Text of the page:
Saturday, May 16, 2009

Men: Ready to Serve

Men try to protect their families. It’s just what we do. We’re constantly watching for danger: thugs with guns, wild packs of dogs, kidnappers looking for spare children. It’s ingrained into our nature. We must be ready to defend our families.

There is one danger, however, that we all prepare for more than any other. It’s not a situation that's likely to happen, but we’re ready for it, nonetheless.

Imagine this:

You’re in the hospital, lying in bed. Machines surround you, beeping and whirring. They keep you alive but, even in your weakened state, you can tell that they can only keep you going for so long. Your children are at your bedside, clutching your arm (the one with the fewest tubes running out of it) and weeping silently.

On the other side of the room is your husband. He’s at the door -- thoughtfully watching for thugs, dogs, and kidnappers. You know he’d do anything for you, but you worry it's too much to ask of him. Still, it has to be done, not just to save your life, but for the sake of your children.

Painfully, you reach up with your free hand and pull off the oxygen mask.

“You have to do it,” you say, your voice a hoarse whisper.

He shakes his head.

“There must be another way.”

“There isn’t any time,” you say, trying your best not to cough up blood. “It doesn’t matter how many doctors we see, the treatment is always the same.”

He comes and kneels at your side, taking your hand. Tears fill his eyes and he looks away so you won’t see him wipe them off.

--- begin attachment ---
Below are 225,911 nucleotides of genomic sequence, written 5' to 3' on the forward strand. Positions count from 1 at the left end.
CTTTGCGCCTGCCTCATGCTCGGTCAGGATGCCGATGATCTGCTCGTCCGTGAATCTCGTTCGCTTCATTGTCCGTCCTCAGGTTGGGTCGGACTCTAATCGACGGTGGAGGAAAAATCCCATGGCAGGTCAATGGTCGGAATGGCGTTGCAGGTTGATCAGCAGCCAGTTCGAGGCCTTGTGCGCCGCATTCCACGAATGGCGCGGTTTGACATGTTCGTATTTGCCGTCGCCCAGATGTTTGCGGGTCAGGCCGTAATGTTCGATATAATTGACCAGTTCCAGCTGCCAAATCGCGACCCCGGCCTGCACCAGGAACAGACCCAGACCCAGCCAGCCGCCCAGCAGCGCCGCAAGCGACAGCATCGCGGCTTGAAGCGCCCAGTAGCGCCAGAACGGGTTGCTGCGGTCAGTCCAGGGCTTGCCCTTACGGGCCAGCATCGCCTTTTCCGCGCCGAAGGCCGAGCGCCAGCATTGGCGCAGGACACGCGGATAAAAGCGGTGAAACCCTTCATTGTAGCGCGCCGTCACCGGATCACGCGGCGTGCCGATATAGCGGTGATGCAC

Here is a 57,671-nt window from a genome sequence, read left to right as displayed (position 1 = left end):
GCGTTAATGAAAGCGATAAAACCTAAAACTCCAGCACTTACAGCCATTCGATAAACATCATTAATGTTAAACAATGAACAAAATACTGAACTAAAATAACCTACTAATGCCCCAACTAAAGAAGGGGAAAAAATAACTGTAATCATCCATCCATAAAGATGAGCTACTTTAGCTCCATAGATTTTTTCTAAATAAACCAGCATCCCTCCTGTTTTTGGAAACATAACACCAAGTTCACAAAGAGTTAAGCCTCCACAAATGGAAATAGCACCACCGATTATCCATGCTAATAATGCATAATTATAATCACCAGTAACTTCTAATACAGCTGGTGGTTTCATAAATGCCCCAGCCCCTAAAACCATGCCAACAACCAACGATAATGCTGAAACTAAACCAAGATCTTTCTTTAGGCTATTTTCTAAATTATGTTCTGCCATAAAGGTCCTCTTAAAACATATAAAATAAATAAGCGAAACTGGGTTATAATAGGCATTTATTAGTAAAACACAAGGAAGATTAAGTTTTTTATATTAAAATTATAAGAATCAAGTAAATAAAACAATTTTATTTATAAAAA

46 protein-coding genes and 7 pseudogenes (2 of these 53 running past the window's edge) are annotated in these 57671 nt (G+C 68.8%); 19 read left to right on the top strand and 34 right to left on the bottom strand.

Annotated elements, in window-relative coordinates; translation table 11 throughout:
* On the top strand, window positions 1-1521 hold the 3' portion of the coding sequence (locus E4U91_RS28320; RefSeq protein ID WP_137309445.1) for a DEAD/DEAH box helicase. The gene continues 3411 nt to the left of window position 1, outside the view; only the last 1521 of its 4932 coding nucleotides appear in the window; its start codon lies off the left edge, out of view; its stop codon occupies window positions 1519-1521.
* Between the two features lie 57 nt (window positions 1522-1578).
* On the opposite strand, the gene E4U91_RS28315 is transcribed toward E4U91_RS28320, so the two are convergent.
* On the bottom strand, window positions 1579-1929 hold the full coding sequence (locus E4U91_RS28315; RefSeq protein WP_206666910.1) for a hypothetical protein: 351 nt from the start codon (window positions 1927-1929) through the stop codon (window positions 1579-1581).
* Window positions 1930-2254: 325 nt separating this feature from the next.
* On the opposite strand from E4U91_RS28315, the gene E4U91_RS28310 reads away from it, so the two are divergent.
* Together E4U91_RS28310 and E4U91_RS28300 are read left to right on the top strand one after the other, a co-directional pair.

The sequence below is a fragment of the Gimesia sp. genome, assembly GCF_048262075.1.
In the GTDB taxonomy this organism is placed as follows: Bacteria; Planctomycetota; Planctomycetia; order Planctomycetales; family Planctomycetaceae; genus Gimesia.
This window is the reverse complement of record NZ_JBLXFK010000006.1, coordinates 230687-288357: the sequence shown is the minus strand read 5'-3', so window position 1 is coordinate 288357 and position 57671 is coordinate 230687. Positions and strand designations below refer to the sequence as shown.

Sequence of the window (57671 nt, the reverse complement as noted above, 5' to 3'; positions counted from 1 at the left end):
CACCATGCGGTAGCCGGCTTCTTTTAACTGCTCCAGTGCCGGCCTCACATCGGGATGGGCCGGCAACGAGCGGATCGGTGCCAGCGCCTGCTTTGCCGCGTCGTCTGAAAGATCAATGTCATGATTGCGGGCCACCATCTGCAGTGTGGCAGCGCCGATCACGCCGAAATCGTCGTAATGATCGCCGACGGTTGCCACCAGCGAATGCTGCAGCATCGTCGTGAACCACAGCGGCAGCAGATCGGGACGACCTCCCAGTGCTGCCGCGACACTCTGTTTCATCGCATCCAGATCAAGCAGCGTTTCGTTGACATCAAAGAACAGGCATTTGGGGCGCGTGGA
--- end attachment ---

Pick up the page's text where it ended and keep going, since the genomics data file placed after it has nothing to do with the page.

“I won’t do it,” he says again, pleading. “It’s wrong. I couldn’t do that to you.” At that moment, a young blonde nurse enters.

“The room is ready,” she says. “Have you made your decision?”

“Think of the children,” you manage to gasp before having to put the mask back on.

Your husband looks into your eyes and finally lowers his head, nodding. Relief floods through you and your children run to hug him.

“What do I have to do?” he asks the nurse.

“We’ve assembled a several dozen lingerie models, actresses, and porn starlets,” she says. “You have to have sex with them all, day and night, until your wife gets better.”

”How long?” he asks as he turns to leave.

“As long as you can, “ she says, following him, slowly unbuttoning her blouse.

After he’s gone, you close your eyes and thank the heavens that you have a husband willing and able to save you in your darkest hour. You remember, however, all men prepare themselves for such emergencies and resolve to thank him when he’s done, years later.

So remember, the next time you see your husband staring off into the distance when you’re asking his feelings on the last “Desperate Housewives” or how to accessorize with cornflower blue. It’s not that he’s ignoring you. He’s imagining himself with other women; preparing himself mentally for the day he may have to save your life.

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